HD Radio broadcasts have been on the air in the US since the mid '00s. HD broadcasts are reasonably common now, with 9 HD radio carriers carrying 16 stations here in Albuquerque. Less common are HD radio receivers. Many, but not all, modern car stereos have HD Radio support. HD receivers outside of the car center console are vanishingly rare. Stereo receivers virtually never have HD decoding, and due to the small size of the market standalone receivers run surprisingly expensive. I am fairly comfortable calling HD Radio a failed technology in terms of its low adoption, but since it falls into the broader market of broadcast radio standards are low. We can expect HD Radio stations to remain available well into the future and continue to offer some odd programming.

Santa Fe's 104.1 KTEG ("The Edge"), for example, a run of the mill iHeartMedia alt rock station, features as its HD2 "subcarrier" a station called Dance Nation '90s. The clearly automated programming includes Haddaway's "What Is Love" seemingly every 30 minutes and no advertising whatsoever, because it clearly doesn't have enough listeners for any advertisers to be willing to pay for it. And yet it keeps on broadcasting, presumably an effort by iHeartMedia to meet programming diversity requirements while still holding multiple top-40 licenses in the Albuquerque-Santa Fe market region [1].

So what is all this HD radio stuff? What is a subcarrier? And just what makes HD radio "Hybrid Digital?" HD Radio has gotten some press lately because of the curious failure mode of some Mazda head units, and that's more attention than it's gotten for years, so let's look a bit at the details.

First, HD Radio is primarily, in the US, used in a format called In-Band On-Channel, or IBOC. The basic idea is that a conventional analog radio station continues to broadcast while an HD Radio station is superimposed on the same frequency. The HD Radio signal is found "outside" of the analog signal, as two prominent sideband signals outside of the bandwidth of analog FM stereo.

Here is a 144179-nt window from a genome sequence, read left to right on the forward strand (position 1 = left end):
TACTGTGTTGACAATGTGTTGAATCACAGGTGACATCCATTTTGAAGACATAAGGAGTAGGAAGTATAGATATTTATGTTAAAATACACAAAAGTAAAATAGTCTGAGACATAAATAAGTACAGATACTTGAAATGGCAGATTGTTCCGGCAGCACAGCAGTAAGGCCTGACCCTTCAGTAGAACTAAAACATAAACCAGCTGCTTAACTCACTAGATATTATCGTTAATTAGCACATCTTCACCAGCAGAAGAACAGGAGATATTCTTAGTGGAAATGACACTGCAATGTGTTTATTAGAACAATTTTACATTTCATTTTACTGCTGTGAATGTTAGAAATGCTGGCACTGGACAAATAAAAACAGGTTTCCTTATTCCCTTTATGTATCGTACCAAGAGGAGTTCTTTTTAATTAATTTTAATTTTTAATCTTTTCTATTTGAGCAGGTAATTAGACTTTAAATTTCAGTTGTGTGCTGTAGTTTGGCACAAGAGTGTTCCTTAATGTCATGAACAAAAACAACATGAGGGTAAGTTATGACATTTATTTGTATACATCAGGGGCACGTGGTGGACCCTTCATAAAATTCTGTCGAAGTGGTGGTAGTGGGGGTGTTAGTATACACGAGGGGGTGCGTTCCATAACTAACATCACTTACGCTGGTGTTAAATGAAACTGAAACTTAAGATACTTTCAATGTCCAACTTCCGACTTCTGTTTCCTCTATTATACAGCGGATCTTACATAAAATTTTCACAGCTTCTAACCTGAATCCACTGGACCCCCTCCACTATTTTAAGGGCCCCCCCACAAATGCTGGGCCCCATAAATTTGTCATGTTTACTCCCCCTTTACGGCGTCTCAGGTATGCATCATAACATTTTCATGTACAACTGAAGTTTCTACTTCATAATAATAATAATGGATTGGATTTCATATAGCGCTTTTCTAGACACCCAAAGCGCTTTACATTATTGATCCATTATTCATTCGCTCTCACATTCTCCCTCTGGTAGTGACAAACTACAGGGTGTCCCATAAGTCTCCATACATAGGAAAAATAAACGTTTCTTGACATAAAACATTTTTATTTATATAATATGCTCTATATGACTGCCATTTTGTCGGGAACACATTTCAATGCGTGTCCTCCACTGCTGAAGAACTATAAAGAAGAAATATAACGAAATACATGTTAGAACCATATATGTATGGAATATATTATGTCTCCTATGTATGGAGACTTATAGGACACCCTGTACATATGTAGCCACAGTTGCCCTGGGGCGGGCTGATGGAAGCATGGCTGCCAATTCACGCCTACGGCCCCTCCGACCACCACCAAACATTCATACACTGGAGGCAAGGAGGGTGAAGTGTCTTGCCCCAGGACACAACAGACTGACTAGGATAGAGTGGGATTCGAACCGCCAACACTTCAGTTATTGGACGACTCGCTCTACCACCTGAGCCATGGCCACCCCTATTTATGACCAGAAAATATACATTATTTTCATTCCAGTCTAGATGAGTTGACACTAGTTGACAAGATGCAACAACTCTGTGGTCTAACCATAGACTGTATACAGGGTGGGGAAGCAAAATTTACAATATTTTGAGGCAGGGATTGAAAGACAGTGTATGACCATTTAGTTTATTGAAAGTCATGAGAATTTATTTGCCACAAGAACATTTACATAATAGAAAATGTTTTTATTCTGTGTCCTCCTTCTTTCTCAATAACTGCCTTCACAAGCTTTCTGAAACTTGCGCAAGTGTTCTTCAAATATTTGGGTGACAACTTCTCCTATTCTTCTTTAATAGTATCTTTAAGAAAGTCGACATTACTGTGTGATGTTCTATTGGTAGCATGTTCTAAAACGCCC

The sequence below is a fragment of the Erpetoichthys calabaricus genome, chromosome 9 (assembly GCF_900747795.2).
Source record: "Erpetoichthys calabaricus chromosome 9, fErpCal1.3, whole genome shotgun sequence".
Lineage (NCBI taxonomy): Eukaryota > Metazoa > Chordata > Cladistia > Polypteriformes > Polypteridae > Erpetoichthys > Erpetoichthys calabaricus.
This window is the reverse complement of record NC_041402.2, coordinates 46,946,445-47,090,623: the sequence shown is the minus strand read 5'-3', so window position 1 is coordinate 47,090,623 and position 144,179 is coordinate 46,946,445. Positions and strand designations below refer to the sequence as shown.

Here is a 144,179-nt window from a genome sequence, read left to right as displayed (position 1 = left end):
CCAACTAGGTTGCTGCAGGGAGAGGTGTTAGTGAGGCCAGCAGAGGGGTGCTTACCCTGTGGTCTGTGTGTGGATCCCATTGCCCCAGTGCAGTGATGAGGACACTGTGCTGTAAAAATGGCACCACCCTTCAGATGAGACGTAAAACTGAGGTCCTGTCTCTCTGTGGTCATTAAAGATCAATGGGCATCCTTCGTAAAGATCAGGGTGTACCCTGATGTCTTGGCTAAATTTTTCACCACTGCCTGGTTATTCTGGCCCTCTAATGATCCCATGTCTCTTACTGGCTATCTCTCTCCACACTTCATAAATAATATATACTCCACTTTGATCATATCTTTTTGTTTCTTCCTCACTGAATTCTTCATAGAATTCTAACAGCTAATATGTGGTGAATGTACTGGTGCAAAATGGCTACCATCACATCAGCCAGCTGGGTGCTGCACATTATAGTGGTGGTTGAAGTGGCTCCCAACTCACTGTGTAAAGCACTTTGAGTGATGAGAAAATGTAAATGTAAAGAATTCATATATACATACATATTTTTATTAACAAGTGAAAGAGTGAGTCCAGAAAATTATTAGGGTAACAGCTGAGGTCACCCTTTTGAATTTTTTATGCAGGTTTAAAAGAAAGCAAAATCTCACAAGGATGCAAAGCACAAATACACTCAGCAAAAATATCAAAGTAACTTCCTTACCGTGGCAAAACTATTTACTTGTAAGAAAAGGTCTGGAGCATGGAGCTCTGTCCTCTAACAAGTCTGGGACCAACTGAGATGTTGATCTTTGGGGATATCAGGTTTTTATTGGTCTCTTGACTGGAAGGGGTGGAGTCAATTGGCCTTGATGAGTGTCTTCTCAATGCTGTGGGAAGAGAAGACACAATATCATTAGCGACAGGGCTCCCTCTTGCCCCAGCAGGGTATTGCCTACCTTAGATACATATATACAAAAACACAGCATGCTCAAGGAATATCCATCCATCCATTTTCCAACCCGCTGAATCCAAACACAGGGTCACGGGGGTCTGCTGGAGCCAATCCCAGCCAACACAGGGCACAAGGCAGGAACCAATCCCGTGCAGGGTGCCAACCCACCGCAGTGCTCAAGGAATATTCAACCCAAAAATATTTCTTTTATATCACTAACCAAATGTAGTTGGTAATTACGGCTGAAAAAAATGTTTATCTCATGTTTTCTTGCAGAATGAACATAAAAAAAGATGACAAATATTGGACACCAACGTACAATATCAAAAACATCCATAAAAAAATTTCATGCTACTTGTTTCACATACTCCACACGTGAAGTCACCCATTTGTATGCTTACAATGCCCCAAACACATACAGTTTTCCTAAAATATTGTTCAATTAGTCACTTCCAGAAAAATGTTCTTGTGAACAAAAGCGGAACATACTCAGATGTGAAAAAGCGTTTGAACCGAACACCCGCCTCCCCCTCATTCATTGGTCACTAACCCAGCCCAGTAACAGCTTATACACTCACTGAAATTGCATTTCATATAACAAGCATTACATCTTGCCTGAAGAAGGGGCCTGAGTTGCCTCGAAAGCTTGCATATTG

While the IBOC arrangement strongly resembles a single signal with both analog and digital components, in practice it's very common for the HD signal to be broadcast by a separate transmitter and antenna placed near the analog transmitter (in order to minimize destructive interference issues). This isn't quite considered the "correct" implementation but is often cheaper since it avoids the need to make significant changes to the existing FM broadcast equipment... which is often surprisingly old.

It's completely possible for a radio station to transmit only an HD signal, but because of the rarity of HD receivers this has not become popular. The FCC does not normally permit it, and has declined to extend the few experimental licenses that were issued for digital-only operation. As a result, we see HD Radio basically purely in the form of IBOC. More commonly, HD Radio supports both a full hybrid mode with conventional FM audio clarity and also an "extended" mode in which the digital sidebands intrude on the conventional FM bandwidth. This results in mono-only, reduced-quality FM audio, but allows for a greater digital data rate.

HD Radio was developed and continues to be maintained by a company called iBiquity, which was acquired by DTS, which was acquired by Xperia. iBiquity maintains a patent pool and performs (minimal) continuing development on the standard. iBiquity makes their revenue from a substantial up-front license fee for radio stations to use HD Radio, and from royalties on revenue from subcarriers. To encourage adoption, no royalties are charged on each radio station's primary audio feed. Further encouraging adoption (although not particularly successfully), no royalty or license fees are required to manufacture HD Radio receivers.

The adoption of HD Radio in North America stems from an evaluation process conducted by the FCC in which several commercial options were considered. The other major competitor was FMeXtra, a generally similar design that was not selected by the FCC and so languished. Because US band planning for broadcast radio is significantly different from the European approach, DAB was not a serious contender (it has significant limitations due to the very narrow RF bandwidth available in Europe, a non-issue in the US where each FM radio station was effectively allocated 200kHz).

Layer 1